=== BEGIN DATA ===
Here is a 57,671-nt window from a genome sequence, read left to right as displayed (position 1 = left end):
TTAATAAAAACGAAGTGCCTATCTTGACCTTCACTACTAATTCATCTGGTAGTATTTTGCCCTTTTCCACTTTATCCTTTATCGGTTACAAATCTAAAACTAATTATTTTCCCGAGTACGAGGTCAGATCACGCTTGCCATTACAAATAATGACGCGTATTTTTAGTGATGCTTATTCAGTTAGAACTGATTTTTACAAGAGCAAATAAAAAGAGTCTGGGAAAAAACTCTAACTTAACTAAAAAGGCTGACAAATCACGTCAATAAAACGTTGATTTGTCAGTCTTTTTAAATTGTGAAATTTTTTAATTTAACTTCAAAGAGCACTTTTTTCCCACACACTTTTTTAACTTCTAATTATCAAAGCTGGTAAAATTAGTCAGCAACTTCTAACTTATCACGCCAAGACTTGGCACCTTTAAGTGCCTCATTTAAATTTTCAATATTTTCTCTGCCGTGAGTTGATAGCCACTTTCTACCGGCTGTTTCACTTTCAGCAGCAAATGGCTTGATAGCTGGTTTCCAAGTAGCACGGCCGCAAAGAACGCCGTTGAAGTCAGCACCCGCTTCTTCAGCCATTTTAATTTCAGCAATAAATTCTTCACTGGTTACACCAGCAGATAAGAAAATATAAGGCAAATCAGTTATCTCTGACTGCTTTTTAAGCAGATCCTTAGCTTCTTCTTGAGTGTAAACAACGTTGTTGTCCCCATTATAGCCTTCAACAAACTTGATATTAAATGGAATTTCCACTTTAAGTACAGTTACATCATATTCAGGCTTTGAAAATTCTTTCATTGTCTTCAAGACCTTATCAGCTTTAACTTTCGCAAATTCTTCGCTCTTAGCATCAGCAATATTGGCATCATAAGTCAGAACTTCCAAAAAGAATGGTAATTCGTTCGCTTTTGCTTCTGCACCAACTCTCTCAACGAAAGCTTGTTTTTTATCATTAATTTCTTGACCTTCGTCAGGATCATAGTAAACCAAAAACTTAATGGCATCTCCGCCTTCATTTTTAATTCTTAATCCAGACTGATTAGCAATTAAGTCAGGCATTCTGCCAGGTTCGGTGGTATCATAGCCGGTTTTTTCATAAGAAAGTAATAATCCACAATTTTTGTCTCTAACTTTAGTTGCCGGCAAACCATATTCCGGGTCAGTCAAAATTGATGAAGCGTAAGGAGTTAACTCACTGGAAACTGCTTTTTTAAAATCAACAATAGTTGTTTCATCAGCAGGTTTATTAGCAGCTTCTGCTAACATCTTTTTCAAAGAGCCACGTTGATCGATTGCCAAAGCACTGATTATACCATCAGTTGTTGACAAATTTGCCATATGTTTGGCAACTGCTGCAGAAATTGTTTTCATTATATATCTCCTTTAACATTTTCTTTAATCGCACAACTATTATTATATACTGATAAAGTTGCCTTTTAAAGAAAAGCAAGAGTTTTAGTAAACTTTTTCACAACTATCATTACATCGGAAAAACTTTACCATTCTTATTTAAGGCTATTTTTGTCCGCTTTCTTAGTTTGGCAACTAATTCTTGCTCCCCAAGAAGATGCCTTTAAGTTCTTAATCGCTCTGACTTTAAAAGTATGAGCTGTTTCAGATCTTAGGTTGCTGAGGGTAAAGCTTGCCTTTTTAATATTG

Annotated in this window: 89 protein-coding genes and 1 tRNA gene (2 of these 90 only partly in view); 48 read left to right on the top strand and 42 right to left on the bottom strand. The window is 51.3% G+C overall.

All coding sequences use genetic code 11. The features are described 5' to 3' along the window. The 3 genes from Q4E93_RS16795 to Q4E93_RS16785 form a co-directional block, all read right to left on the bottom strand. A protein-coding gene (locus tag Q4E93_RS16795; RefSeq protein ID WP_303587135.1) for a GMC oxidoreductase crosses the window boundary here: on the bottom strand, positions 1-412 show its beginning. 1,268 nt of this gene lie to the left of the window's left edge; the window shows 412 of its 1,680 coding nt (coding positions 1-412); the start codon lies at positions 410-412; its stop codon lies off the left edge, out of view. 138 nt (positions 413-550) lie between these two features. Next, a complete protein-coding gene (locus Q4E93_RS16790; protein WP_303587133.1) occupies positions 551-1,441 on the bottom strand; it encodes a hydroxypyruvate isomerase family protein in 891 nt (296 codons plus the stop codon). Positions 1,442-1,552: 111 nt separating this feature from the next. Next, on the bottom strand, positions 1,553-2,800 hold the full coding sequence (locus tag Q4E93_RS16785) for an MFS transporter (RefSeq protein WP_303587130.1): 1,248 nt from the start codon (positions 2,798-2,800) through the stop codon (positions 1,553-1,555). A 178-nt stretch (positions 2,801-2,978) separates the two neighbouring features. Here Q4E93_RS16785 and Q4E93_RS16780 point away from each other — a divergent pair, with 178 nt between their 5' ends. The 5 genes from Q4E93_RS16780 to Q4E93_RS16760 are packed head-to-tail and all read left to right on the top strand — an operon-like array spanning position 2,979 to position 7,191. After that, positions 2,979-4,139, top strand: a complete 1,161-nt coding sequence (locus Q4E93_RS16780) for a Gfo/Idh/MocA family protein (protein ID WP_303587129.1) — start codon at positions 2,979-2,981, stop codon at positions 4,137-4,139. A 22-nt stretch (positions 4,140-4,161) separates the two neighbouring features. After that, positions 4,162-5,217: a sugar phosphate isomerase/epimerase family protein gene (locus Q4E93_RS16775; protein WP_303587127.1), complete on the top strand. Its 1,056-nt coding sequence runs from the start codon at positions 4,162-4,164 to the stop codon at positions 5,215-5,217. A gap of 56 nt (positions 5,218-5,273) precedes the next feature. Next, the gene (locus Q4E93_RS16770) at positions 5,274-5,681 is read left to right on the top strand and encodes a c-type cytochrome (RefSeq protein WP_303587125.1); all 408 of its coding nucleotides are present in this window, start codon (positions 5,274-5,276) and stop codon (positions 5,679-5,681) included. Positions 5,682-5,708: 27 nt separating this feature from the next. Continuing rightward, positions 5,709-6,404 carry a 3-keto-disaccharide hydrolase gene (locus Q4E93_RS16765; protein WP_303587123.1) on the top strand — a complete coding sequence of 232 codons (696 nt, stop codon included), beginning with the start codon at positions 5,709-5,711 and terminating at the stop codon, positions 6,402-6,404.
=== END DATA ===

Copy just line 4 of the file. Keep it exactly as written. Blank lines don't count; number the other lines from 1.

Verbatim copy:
All coding sequences use genetic code 11. The features are described 5' to 3' along the window. The 3 genes from Q4E93_RS16795 to Q4E93_RS16785 form a co-directional block, all read right to left on the bottom strand. A protein-coding gene (locus tag Q4E93_RS16795; RefSeq protein ID WP_303587135.1) for a GMC oxidoreductase crosses the window boundary here: on the bottom strand, positions 1-412 show its beginning. 1,268 nt of this gene lie to the left of the window's left edge; the window shows 412 of its 1,680 coding nt (coding positions 1-412); the start codon lies at positions 410-412; its stop codon lies off the left edge, out of view. 138 nt (positions 413-550) lie between these two features. Next, a complete protein-coding gene (locus Q4E93_RS16790; protein WP_303587133.1) occupies positions 551-1,441 on the bottom strand; it encodes a hydroxypyruvate isomerase family protein in 891 nt (296 codons plus the stop codon). Positions 1,442-1,552: 111 nt separating this feature from the next. Next, on the bottom strand, positions 1,553-2,800 hold the full coding sequence (locus tag Q4E93_RS16785) for an MFS transporter (RefSeq protein WP_303587130.1): 1,248 nt from the start codon (positions 2,798-2,800) through the stop codon (positions 1,553-1,555). A 178-nt stretch (positions 2,801-2,978) separates the two neighbouring features. Here Q4E93_RS16785 and Q4E93_RS16780 point away from each other — a divergent pair, with 178 nt between their 5' ends. The 5 genes from Q4E93_RS16780 to Q4E93_RS16760 are packed head-to-tail and all read left to right on the top strand — an operon-like array spanning position 2,979 to position 7,191. After that, positions 2,979-4,139, top strand: a complete 1,161-nt coding sequence (locus Q4E93_RS16780) for a Gfo/Idh/MocA family protein (protein ID WP_303587129.1) — start codon at positions 2,979-2,981, stop codon at positions 4,137-4,139. A 22-nt stretch (positions 4,140-4,161) separates the two neighbouring features. After that, positions 4,162-5,217: a sugar phosphate isomerase/epimerase family protein gene (locus Q4E93_RS16775; protein WP_303587127.1), complete on the top strand. Its 1,056-nt coding sequence runs from the start codon at positions 4,162-4,164 to the stop codon at positions 5,215-5,217. A gap of 56 nt (positions 5,218-5,273) precedes the next feature. Next, the gene (locus Q4E93_RS16770) at positions 5,274-5,681 is read left to right on the top strand and encodes a c-type cytochrome (RefSeq protein WP_303587125.1); all 408 of its coding nucleotides are present in this window, start codon (positions 5,274-5,276) and stop codon (positions 5,679-5,681) included. Positions 5,682-5,708: 27 nt separating this feature from the next. Continuing rightward, positions 5,709-6,404 carry a 3-keto-disaccharide hydrolase gene (locus Q4E93_RS16765; protein WP_303587123.1) on the top strand — a complete coding sequence of 232 codons (696 nt, stop codon included), beginning with the start codon at positions 5,709-5,711 and terminating at the stop codon, positions 6,402-6,404.